Judge Tosses Federal Case Against Bundys, Bars Retrial

Cliven Bundy walks out of federal court with his wife Carol on Monday, Jan. 8, 2018, in Las Vegas, after a judge dismissed criminal charges against him and his sons accused of leading an armed uprising against federal authorities in 2014. (K.M. Cannon/Las Vegas Review-Journal via AP)

PORTLAND, Ore. (CN) – A Nevada federal judge on Monday permanently tossed the case against Cliven Bundy and his sons over their 2014 armed standoff against the government, while in Oregon the attorney who won son Ammon Bundy’s acquittal in the case over the 2016 occupation of a wildlife refuge outmaneuvered efforts to keep him from practicing law.

In Nevada, U.S. District Judge Gloria Navarro dismissed with prejudice the case against Cliven, Ammon and Ryan Bundy and Ryan Payne over the 2014 standoff with Bureau of Land Management officials who tried to enforce a judicial order to round up Bundy’s cattle after he refused to pay more than $1 million in grazing fees.

Navarro found the prosecution had engaged in a “deliberate attempt to mislead” both her and defense attorneys about evidence detailing FBI threat assessments of the 2014 standoff, and surveillance cameras and snipers that were outside the Bundy ranch just before the standoff.

The dismissal was another stunning blow to prosecutors’ ability to squelch a fringe movement that uses massive armed standoffs to force recognition of their contention that the federal government has no right to own land for any purpose other than narrow military uses.

Monday’s dismissal followed the 2016 acquittal of the Bundy brothers for their participation in a second armed standoff, at Malheur National Wildlife Refuge in Oregon.

The moments following the jury’s October 2016 announcement of acquittal on conspiracy charges were arguably as explosive as the case itself. Ammon Bundy’s lawyer, Marcus Mumford argued vigorously for Bundy’s immediate release despite a custody order to have him transferred to jail in Nevada, where the trial over the 2014 standoff was about to begin.

As Mumford argued vehemently with the judge, half a dozen U.S. Marshals closed in. In a move that other lawyers present that day said they had never seen in a courtroom, the marshals tackled Bundy’s attorney, stunned him with a Taser and arrested him.

Mumford was charged with failure to comply with a federal police officer and impeding government employees. The charges were later dismissed. Then, Chief U.S. District Judge Michael W. Mosman took the rare move of trying to revoke Mumford’s ability to practice law in any federal court in Oregon.

Observers called it a vindictive attempt to punish him for Bundy’s acquittal – one that turned out to be another grenade that detonated in the government’s hand.

On Monday, Mumford sidestepped the effort by agreeing to withdraw from the Bundy case and promising not to seek admission in any other matter in Oregon.  It was a gentleman’s agreement to not practice in Oregon, in exchange for the judge’s promise to refrain from officially barring him from doing so.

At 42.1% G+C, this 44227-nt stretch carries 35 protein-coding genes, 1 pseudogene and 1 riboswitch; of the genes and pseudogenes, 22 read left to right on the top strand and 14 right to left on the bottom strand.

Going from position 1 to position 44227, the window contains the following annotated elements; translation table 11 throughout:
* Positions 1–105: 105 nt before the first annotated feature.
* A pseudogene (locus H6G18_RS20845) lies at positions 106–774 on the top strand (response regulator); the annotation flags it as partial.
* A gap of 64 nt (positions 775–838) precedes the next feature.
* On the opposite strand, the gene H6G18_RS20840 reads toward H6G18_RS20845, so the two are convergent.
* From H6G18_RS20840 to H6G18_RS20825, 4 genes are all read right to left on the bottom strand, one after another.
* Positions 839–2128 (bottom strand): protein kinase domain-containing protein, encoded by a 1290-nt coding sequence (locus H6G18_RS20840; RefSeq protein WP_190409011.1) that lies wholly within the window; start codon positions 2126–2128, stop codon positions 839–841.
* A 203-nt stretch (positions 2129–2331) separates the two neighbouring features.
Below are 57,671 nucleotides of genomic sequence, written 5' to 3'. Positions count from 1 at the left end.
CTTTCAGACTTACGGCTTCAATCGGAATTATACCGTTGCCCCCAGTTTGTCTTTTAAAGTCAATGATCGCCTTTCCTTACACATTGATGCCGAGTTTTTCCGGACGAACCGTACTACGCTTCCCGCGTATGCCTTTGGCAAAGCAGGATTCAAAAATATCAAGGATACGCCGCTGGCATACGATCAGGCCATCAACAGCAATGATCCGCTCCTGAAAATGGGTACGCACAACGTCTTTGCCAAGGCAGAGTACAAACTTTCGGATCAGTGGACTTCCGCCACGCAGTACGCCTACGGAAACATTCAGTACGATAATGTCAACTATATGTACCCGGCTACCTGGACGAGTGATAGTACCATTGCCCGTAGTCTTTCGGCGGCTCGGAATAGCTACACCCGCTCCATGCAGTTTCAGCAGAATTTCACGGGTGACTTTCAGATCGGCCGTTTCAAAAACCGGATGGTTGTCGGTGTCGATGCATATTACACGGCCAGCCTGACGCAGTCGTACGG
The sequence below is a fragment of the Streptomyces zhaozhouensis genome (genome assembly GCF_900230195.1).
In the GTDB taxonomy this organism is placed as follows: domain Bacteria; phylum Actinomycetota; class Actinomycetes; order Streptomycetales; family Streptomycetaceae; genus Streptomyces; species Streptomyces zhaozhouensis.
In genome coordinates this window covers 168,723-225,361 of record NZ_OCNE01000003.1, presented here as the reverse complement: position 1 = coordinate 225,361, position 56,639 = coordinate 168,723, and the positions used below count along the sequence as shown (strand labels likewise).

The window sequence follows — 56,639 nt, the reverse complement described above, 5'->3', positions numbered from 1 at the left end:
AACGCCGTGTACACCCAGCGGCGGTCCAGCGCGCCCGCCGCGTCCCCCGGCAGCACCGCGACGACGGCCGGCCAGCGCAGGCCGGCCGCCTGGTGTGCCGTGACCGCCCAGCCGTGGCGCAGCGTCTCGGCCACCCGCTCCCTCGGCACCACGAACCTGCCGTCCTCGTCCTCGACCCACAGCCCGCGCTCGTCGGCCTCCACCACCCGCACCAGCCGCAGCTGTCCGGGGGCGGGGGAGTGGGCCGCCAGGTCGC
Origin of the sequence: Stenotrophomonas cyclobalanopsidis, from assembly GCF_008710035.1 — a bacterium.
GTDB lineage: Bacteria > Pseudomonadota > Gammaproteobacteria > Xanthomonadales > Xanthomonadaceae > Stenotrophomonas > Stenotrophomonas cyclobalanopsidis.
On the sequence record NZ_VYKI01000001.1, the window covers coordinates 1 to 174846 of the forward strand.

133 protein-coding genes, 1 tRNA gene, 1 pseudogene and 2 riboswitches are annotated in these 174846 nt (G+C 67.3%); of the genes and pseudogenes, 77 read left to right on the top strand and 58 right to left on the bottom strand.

U.S. District Judge John C. Coughenour told Mumford that informal arrangement was good enough for him.

“That resolves the matter as far as I’m concerned,” the judge said.

Matt Schindler, a federal defense attorney who represented another defendant alongside Mumford in Oregon’s Bundy trial, said the government was trying to scapegoat Mumford for its embarrassing loss of the case against the Bundys.

“If those guys had been convicted, we wouldn’t be here,” Schindler said after the hearing. “The government didn’t get the result that they wanted and so they decided to punish Marcus Mumford.”

Public land advocates worry Monday’s developments will pave the way for increased lawlessness. Jennifer Rokala, executive director of the Center for Western Priorities, said the Bundy family had endangered the lives of public servants and should have to face consequences for that.

“Letting the Bundys walk free on a technicality should send a chill down the spines of anyone who values our parks, wildlife refuges, and all public lands,” Rokala said in a statement. “That an extremist like Bundy could blatantly break the law on national television and walk away scot-free will only embolden his followers who’ve threatened the lives and livelihoods of public land managers across the West.”

And Mark Pitcavage, senior research fellow for the Anti-Defamation League’s Center on Extremism, called the outcomes of the Bundy cases “extremely disappointing.”

“We’ve seen surprising acquittals, surprising dismissals, generous plea deals, and in general far lighter consequences than even the defendants would have expected,” Pitcavage said in a phone call. “This certainly has the ability to embolden people in both the militia movement and in the extremist anti-public land movement.”

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